Repeat the previous process to get the hair covered with fire. Just duplicate and modify the layer until you get all the hair part covered. If needed, use the Liquify Filter again. The end result of this process should look like the image below, notice how many layers are used.
Okay, now activate "Layer 2" and make it visible again. Then Change the Blending Mode to Vivid Light. This step will colorize only the white line in the layer below it.
Still in "Layer 2," apply the Free Transform command to resize and rotate the fire image like shown below. The purpose is to cover up the girl's body and hair with the fire texture. Press Enter when you're done transforming.
We're gonna blur the fire image in "Layer 2," To do so, apply the Gaussian Blur filter from the Filter > Blur > Gaussian Blur menu. Fill the Radius around 10 to 15 pixels, then click OK when done. Blurring the fire image will cause its texture to blend smoother with the layer below it.
Now add a layer mask to "Layer 2." Then use a soft round Brush tool with Opacity at 100%. Set the brush size according to your need, then just mask until the fire outside becoming hidden. See the process below.
Sure we will remove the white line shown in the image (marked in red rectangle below). First, add a new blank layer below "Layer 2." Then simply paint it with black using the soft round brush tool.
Now go to the top most layer (mine is: "Layer 2 copy 6"), add two adjustment layers which is Hue/Saturation and Brightness/Contrast. Careful not to change the layer adjustment order, or the color effect will be wrong. Below you can see the setting I used to complete this step, also pay attention to the adjustment layer order.
By adding a Hue/Saturation adjustment layer, we unify all colors. The Brightness/Contrast adjustment layer brings more color contrast and makes sure the image color's looks like real fire.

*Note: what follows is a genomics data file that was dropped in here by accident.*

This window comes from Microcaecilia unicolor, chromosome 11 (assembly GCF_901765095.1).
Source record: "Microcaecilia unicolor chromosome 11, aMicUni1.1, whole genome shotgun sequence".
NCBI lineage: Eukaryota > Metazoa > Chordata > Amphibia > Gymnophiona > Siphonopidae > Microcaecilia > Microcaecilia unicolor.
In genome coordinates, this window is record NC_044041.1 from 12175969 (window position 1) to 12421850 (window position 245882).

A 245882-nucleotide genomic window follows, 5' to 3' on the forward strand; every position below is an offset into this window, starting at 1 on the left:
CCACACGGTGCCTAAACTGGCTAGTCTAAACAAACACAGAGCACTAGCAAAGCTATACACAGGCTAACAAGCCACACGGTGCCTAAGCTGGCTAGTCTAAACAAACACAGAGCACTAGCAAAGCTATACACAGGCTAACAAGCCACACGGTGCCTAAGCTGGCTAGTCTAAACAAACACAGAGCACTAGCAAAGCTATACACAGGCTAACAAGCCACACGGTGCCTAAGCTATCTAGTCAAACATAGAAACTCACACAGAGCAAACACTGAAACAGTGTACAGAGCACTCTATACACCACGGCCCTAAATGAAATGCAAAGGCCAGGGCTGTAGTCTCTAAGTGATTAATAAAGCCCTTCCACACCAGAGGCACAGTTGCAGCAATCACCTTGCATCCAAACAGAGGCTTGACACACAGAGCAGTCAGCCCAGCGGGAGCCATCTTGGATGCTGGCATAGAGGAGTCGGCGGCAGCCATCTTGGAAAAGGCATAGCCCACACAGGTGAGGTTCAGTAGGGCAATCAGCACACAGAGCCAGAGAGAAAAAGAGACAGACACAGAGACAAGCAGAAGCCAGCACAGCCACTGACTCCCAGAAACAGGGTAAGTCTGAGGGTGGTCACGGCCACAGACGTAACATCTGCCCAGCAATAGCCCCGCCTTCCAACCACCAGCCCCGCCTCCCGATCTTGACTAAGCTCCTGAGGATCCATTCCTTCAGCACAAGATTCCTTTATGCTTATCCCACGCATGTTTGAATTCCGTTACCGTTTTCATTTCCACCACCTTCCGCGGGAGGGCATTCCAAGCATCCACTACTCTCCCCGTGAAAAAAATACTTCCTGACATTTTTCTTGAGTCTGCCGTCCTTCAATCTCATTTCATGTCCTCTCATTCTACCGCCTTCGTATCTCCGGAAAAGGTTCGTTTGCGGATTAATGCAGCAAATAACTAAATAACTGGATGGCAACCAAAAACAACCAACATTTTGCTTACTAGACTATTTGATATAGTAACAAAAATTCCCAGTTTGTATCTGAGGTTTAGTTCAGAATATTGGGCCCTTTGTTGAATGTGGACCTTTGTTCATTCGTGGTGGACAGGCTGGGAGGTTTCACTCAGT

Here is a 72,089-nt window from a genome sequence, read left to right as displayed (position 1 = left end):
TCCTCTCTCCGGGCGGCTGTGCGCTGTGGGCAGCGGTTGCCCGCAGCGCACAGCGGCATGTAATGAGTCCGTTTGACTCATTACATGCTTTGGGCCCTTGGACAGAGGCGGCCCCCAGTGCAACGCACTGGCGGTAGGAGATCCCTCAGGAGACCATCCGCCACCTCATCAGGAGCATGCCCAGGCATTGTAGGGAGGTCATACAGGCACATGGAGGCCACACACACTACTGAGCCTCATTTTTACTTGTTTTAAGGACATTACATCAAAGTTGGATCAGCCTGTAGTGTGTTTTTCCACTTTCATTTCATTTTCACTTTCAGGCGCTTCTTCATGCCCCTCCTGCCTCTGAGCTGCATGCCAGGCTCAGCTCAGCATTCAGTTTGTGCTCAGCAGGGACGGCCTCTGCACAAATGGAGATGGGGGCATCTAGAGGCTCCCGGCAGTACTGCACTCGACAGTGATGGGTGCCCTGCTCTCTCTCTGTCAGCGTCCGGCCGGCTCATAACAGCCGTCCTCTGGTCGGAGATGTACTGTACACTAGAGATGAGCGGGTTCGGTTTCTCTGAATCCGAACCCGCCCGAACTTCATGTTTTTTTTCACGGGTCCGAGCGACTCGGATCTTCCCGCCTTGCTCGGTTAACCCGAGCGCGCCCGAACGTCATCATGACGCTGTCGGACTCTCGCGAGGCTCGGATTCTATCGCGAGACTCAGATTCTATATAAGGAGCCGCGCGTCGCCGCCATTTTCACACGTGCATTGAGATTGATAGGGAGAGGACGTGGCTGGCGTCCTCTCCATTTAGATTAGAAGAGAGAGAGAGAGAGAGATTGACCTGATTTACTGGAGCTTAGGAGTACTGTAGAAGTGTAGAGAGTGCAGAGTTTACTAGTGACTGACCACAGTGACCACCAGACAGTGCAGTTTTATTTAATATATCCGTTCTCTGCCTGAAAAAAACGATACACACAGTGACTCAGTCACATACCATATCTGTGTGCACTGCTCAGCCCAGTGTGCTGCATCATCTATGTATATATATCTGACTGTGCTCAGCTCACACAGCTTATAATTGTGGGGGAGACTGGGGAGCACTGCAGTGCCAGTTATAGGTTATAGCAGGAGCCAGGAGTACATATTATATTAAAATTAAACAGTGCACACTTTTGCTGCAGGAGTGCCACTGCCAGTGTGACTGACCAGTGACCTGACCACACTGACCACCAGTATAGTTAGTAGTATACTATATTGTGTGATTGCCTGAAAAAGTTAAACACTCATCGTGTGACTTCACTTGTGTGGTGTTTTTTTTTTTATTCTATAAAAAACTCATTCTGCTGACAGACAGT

I'm sure you notice the fire sparks effect. I create it using the Brush tool with this simple setting. No special brush needed, but if you have one that will be useful then feel free to use it. Below you can see all the settings I used within the Brush palette, of course you can change the setting as you like. Just make sure the brush spatter enough and vary the size.
Now to use the modified brush, create a new blank layer below the adjustment layers ( mine is named "Layer 4"). Choose 50% gray from the swatches palette, then you can start creating the fire sparks. Remember not to be monotone, resize the brush size if needed. I start using a big sized brush, then reduce it to smaller size (you can change brush size faster by pressing the bracket keys on the keyboard ).
If you're not sure how to do this steps, just imagine where and how the fire sparks will flow if it was real fire. For me, imagining stuff is very helpful.
To make it more interesting, create a new layer and change the Blending Mode to Screen. Then use a normal soft round brush (not the one we modified earlier), with an Opacity of 50%. Just click in the part of body, neck, and hair. I'm not sure how to explain this, but you can see the difference between the above and below images.
And that's all of it! Hope you learned something new and had fun. You can view the final image below or view a larger version here.